2. What's the size difference as opposed to contemporary 5000+ FPS camera[s]?
With good Dynamic Ranging and affordability, it's good for independent film-makers?
I have no expertise in this realm but some of their bullet videos seemed a little “artificial” or CGI. Maybe it is that some parts of a frame had much more detail/precision than other parts of the same frame.
3600fps at 720p, raw 10 bit dng, £5000.
Some Phantom cameras have faster frame rates (https://www.phantomhighspeed.com/products/cameras/ultrahighs...), but you'll pay over $100k
>Yet what Dye seems most fascinated by is one of the Apple Watch's faces, called Motion, which you can set to show a flower blooming. Each time you raise your wrist, you'll see a different color, a different flower. This is not CGI. It’s photography.
"We shot all this stuff," Dye says, "the butterflies and the jellyfish and the flowers for the motion face, it's all in-camera. And so the flowers were shot blooming over time. I think the longest one took us 285 hours, and over 24,000 shots."
He flips a few pages further into the making-of book, onto the first of several full-page spreads with gorgeous photos of jellyfish. There's no obvious reason to have a jellyfish watch face. Dye just loves the way they look. "We thought that there was something beautiful about jellyfish, in this sort of space-y, alien, abstract sort of way," he says. But they didn't just visit the Monterey Bay Aquarium with an underwater camera. They built a tank in their studio, and shot a variety of species at 300 frames-per-second on incredibly high-end slow-motion Phantom cameras. Then they shrunk the resulting 4096 x 2304 images to fit the Watch's screen, which is less than a tenth the size. Now, "when you look at the Motion face of the jellyfish, no reasonable person can see that level of detail," Dye says. "And yet to us it's really important to get those details right."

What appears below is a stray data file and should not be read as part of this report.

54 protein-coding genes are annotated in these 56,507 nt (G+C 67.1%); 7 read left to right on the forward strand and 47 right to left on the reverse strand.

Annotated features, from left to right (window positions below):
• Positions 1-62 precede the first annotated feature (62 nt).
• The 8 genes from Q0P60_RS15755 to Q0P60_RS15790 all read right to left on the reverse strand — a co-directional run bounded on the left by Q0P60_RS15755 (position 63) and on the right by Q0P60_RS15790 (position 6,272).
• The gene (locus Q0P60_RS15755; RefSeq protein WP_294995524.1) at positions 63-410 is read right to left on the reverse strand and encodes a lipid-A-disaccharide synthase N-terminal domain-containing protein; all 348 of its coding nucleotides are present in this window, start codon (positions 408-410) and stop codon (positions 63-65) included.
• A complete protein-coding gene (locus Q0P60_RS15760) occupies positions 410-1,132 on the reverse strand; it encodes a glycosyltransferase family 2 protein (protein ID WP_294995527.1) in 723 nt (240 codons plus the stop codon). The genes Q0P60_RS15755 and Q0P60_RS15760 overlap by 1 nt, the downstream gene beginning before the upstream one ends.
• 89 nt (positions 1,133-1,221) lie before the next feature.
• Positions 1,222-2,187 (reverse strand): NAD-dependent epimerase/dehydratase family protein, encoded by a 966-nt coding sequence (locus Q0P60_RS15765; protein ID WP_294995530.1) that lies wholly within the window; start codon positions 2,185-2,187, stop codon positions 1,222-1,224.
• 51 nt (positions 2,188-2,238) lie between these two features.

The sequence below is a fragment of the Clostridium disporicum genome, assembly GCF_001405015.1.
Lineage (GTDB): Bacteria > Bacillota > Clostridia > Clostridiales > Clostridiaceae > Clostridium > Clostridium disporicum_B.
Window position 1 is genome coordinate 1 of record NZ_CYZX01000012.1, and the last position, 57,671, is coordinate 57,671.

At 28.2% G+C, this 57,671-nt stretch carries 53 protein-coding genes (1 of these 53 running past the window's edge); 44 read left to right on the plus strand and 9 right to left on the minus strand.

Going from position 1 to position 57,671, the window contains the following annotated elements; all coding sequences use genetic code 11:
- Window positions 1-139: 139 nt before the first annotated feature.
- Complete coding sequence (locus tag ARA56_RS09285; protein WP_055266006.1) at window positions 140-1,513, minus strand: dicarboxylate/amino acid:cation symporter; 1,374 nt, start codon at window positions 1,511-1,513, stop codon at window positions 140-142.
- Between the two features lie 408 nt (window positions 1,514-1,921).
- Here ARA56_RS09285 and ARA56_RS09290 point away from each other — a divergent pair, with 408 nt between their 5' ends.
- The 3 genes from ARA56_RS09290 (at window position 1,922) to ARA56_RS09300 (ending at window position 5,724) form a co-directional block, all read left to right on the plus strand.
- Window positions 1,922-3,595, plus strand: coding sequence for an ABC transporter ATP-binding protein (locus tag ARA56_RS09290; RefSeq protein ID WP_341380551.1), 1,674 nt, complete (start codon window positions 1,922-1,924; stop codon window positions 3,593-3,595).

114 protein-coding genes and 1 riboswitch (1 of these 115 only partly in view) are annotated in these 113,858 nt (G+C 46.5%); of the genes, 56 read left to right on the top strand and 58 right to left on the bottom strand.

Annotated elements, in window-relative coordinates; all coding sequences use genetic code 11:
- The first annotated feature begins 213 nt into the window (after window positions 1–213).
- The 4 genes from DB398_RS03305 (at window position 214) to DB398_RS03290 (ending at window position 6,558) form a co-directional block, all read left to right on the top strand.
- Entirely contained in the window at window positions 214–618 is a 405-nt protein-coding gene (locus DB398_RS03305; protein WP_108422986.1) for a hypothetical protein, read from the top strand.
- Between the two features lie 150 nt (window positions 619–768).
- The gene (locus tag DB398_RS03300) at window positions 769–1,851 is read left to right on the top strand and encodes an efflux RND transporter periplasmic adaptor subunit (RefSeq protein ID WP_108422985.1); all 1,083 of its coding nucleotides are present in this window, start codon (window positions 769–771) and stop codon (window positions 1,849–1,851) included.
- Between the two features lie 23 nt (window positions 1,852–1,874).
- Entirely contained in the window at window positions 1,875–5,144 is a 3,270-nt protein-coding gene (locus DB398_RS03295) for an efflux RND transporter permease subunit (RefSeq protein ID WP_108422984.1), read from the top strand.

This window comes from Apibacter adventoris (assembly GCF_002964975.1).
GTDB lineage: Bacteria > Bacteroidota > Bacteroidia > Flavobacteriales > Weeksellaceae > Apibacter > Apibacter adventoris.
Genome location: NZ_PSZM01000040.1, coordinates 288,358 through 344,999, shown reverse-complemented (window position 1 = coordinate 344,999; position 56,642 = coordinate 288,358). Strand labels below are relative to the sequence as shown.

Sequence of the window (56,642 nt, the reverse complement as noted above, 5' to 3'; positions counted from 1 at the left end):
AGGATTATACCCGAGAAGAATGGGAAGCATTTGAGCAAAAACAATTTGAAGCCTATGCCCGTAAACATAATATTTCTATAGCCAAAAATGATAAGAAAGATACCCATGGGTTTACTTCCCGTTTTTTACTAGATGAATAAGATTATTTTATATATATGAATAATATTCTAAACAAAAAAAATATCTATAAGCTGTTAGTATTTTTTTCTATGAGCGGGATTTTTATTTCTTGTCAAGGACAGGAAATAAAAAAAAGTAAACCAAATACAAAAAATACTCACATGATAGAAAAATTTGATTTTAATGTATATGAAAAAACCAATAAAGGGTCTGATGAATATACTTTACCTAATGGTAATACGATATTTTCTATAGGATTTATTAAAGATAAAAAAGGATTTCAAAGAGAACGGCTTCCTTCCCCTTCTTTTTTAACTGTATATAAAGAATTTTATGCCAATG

Does anyone know if this exists?
 - https://wikipedia.org/wiki/Kinetic_inductance_detector
 - https://web.physics.ucsb.edu/~bmazin/mkids.html
> A modulo camera could theoretically take unbounded radiance levels by keeping only the least significant bits. We show that with limited bit depth, very high radiance levels can be recovered from a single modulus image with our newly proposed unwrapping algorithm for natural images.
I posted my comment yesterday.
Unfortunately not quite at "buy to play around with" prices, but for the right application within the realm of affordable.
I work on underwater computer vision and would love one of these. Limited lighting = long exposure times. Motion blur can be mitegated by moving slowly, but then you have all sorts of lighting phenomena which makes not over/under saturating the image a real problem.
It seems to me that an "explosion" would generate a lot of events.
Also, in what way is this different from a codec, i.e. isn't this just a much simpler form of mpeg?
And will this produce artifacts, or drop events?